Palestinian protesters carry a bucket full of stones as they clash with Israeli soldiers during a protest against the Israeli violations, near Israeli settlement of Beit El, West Bank on October 10, 2015.
A vital point which has been misleading us recently while predicting the possibility for a third intifada is the unsuccessful comparison between what led the first and the second uprisings to erupt, in 1987 and 2000 respectively, and what could ignite the next one.
This blind mirroring of the political, economic and social conditions to check out any likely matches with what we are witnessing today is useless. It was seven years after the first intifada ended in 1993 that the second intifada started in 2000. Those seven years imposed new dynamics and mechanisms on the ground to ignite the second uprising.
As Daoud Kuttab put it while he was discussing the different shades of resistance between the first and the second intifada, “Although there are parallels between these two uprisings, there are also contrasts in their methodology, available resources, and political context.” This is the logic we should use to read the current reality and analyse all of its practices.
With the passing of ten years since the Sharm El-Sheikh Summit held on 8 February 2005 to end the second intifada, vital, new and dynamic determinants have entered the Palestinian socio-political scene to re-shape it. All of this should be considered in today’s analysis; new resistance tools and techniques are used and there is a different perspective of the leadership structure. This new mass uprising has its own character, logic, game rules and players.
So is it a question of how organised these young Palestinian rebels are? Surely not. In theory, mass movements are mainly defined as amorphous, poorly organised and without any form in their early stages; nothing should worry us there, as the main reason behind this unorganised status quo of the masses is the determination and the new vision to bring new order to life. As such, on the ground, it shouldn’t be the question of how organised they are as much as how determined and steadfast they should be.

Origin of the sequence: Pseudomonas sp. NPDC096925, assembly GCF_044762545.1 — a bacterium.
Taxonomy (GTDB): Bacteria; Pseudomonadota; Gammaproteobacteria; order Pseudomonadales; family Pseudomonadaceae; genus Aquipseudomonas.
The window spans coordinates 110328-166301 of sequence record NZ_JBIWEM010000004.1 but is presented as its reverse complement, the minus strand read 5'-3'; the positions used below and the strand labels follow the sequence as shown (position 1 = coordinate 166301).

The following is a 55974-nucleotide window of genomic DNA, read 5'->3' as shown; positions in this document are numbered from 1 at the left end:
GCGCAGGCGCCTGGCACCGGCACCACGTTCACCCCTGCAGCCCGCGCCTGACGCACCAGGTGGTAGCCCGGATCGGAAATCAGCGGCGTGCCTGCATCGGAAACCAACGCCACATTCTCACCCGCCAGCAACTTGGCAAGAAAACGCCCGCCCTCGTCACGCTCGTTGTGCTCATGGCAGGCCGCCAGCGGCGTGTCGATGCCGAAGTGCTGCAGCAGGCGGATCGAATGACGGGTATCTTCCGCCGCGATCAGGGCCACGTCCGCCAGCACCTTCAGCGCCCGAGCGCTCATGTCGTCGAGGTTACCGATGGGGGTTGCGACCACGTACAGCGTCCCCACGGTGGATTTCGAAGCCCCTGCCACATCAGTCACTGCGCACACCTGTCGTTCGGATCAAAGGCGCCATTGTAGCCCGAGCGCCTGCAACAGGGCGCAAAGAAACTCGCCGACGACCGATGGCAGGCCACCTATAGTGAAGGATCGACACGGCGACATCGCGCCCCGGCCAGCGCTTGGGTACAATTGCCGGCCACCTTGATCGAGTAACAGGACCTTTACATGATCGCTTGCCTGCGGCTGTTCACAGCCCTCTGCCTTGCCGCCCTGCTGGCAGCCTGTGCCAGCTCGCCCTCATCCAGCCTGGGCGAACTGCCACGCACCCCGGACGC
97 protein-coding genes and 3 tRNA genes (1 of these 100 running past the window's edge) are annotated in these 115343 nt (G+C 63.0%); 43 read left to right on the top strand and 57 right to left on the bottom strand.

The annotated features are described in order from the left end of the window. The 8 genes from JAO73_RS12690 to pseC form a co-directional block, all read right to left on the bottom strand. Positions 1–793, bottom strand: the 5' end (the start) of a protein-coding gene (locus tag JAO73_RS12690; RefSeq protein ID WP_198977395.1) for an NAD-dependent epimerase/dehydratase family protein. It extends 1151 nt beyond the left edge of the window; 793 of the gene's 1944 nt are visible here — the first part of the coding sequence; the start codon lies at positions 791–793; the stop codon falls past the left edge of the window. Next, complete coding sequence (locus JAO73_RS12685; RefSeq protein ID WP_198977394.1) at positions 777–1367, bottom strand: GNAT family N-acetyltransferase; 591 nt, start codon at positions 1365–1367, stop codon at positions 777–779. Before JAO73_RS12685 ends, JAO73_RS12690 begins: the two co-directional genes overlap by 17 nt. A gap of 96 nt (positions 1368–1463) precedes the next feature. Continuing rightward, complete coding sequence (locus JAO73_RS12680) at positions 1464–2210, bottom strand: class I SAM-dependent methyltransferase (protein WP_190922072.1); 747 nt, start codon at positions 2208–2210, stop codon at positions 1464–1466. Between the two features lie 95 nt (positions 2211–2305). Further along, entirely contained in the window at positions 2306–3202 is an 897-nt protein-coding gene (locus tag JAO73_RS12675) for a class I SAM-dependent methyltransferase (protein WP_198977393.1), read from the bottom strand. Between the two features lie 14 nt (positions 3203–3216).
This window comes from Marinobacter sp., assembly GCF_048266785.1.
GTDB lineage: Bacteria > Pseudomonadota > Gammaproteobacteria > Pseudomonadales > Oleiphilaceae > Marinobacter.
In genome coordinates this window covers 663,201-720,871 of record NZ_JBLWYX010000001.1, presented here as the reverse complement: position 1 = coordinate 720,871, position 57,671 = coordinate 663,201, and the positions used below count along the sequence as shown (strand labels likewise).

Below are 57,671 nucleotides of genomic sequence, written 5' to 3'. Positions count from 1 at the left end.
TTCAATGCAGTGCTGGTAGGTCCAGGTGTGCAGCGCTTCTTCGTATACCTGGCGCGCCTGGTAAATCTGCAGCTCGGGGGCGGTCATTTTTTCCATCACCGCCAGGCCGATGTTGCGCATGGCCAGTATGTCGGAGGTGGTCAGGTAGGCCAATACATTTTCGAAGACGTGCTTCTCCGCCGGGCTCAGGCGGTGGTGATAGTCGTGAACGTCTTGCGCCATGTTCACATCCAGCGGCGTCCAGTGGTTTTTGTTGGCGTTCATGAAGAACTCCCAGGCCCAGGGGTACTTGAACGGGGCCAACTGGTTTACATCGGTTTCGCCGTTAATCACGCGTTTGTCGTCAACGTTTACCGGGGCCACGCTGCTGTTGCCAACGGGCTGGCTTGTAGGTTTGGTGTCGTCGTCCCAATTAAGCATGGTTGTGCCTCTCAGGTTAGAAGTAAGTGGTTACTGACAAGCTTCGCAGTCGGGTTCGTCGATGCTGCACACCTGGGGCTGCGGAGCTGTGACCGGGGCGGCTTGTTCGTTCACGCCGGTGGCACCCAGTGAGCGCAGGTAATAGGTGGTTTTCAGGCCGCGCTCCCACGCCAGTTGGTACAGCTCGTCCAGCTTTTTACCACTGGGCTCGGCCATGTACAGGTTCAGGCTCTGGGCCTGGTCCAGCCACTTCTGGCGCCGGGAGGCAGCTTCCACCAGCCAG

What could be said here also, is that there are vast decentralised flashpoints and demonstrations, including those in East Jerusalem, the West Bank, within Israel itself and theGaza Strip. This cohesion and unity in many Palestinian geographic points are adding together to move us forward in our struggle against Israeli occupation and colonisation.
Yes, it’s the new generation. Through a quick observation of the escalation of the attacks, it’s obvious that Palestinian youngsters are highly involved in the operations they are carrying out with cold weapons. The vast majority of the attacks are individual efforts led by younger Palestinians rather than planned attacks led my political parties or organisations, as was the case in the previous intifadas. These enthusiastic youths are not waiting for any political group to direct them; some of them are not even part of any Palestinian political party. Some abiding images of the previous intifadas are of Palestinian women standing side by side with their brothers and cousins, throwing stones and participating in demonstrations; that is inspiring and promising.
Moreover, and in case a new intifada does begin, we are going to experience a dramatic change in communication and media coverage thanks to social media. So far, the hashtag #thirdintifada has been used more than four thousand times in the past five days.
More Palestinians are now empowered with social media tools to cover and convey their reality to the outside world.
Amal Nazzal is a doctorate researcher in organisation studies in social/political movements, University of Exeter.
Palestinian protesters are seen using slingshots and throwing stones at Israeli soldiers during a protest against the Israeli violations, near Israeli settlement of Beit El, West Bank on October 10, 2015. Images by Anadolu Agency.